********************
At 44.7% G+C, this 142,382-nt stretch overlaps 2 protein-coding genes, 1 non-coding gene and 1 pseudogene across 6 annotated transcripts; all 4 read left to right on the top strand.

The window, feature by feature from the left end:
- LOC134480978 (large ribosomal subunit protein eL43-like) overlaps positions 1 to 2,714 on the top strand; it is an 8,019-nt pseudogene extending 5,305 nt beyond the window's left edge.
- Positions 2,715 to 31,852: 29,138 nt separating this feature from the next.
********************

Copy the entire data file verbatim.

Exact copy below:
At 44.7% G+C, this 142,382-nt stretch overlaps 2 protein-coding genes, 1 non-coding gene and 1 pseudogene across 6 annotated transcripts; all 4 read left to right on the top strand.

The window, feature by feature from the left end:
- LOC134480978 (large ribosomal subunit protein eL43-like) overlaps positions 1 to 2,714 on the top strand; it is an 8,019-nt pseudogene extending 5,305 nt beyond the window's left edge.
- Positions 2,715 to 31,852: 29,138 nt separating this feature from the next.